10. Formally evaluate and recognize a faculty member's contributions to campus diversity goals and initiatives.

  11. Leverage unit efforts with institutional efforts and those of other units. Share best practices.

An examination of the practices of Faculty Search Committees has resulted in the following recommendations:

  1. Make statement on commitment to diversity a requirement of the application process.

  2. Instruct search committees to evaluate the diversity statement early in the review process and to assign it appropriate weight in the evaluation matrix.

  3. Demand accountability by requiring search committees to provide progress reports at faculty and department meetings.

  4. Use the interview process to question candidates about their experience with, and commitment to diversity and their plans to contribute to our diversity goals.

  5. Share literature on diversity in higher education.

  6. Create a transition and mentoring plan as part of the recruitment process.

5.  Hate Crimes labeled as such  

Jes Kraus and Annie Stevens met with the Black Student Union (more about the library threat) but had a good conversation about Freedom of Speech and how a hate crime gets determined. They also discussed the processes for resolving policy violations involving intent of bias. A meeting with Alianza Latinx group was scheduled for the Thursday after Thanksgiving about the same topic. They have also reached out to the Asian Student Union but have not heard back from them as of yet.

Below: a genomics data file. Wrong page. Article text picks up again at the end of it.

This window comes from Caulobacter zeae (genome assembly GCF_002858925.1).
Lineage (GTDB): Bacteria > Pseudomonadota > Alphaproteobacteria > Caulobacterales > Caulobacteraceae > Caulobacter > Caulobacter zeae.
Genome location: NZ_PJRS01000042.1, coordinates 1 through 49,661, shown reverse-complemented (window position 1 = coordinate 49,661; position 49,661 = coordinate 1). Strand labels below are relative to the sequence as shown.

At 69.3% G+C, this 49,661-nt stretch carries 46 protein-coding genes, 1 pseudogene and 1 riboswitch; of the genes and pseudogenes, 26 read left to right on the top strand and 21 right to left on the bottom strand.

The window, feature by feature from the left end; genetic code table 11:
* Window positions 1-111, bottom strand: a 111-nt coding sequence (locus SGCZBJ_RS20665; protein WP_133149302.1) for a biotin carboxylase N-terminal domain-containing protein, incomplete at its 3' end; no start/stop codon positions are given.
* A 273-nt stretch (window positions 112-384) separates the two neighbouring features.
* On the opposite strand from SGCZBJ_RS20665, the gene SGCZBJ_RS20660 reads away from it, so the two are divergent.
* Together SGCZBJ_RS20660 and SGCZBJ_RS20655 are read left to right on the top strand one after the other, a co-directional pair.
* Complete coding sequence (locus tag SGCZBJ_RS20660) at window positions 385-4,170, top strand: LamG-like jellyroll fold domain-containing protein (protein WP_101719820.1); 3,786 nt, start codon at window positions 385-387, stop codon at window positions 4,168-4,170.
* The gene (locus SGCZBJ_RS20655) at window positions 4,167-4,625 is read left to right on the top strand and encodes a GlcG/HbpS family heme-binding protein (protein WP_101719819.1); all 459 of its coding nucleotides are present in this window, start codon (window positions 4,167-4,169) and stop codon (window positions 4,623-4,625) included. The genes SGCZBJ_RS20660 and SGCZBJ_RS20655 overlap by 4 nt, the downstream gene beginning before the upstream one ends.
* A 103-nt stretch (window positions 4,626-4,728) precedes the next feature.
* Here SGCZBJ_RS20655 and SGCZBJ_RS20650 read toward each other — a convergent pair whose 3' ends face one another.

For more information about Bias, Hate Crimes, and Discrimination, Harassment, etc. go to the following link:

6.  Fraternity and Sorority Life mandatory training  

Fraternity and Sorority Life mandatory training is moving along. A shift in leadership for our Fraternity and Sorority Life is currently taking place, however this should not impact the training that has been planned.

7.  Student to be expelled

As previously stated in the November 17, 2017 updates from Senior Leaders, the student who was found responsible for taking the Black Lives Matter flag last Fall was appropriately referred to the student conduct process, was found responsible for his actions, and received appropriate sanctions consistent with incidents of the same nature. Sanctions for similar actions typically include probation or suspension, community service, and educational projects as appropriate based on the context of the incident. 

8.  Funding

As previously stated on November 17, 2017 updates from Senior Leaders, the following two initiatives are underway and this important work will continue.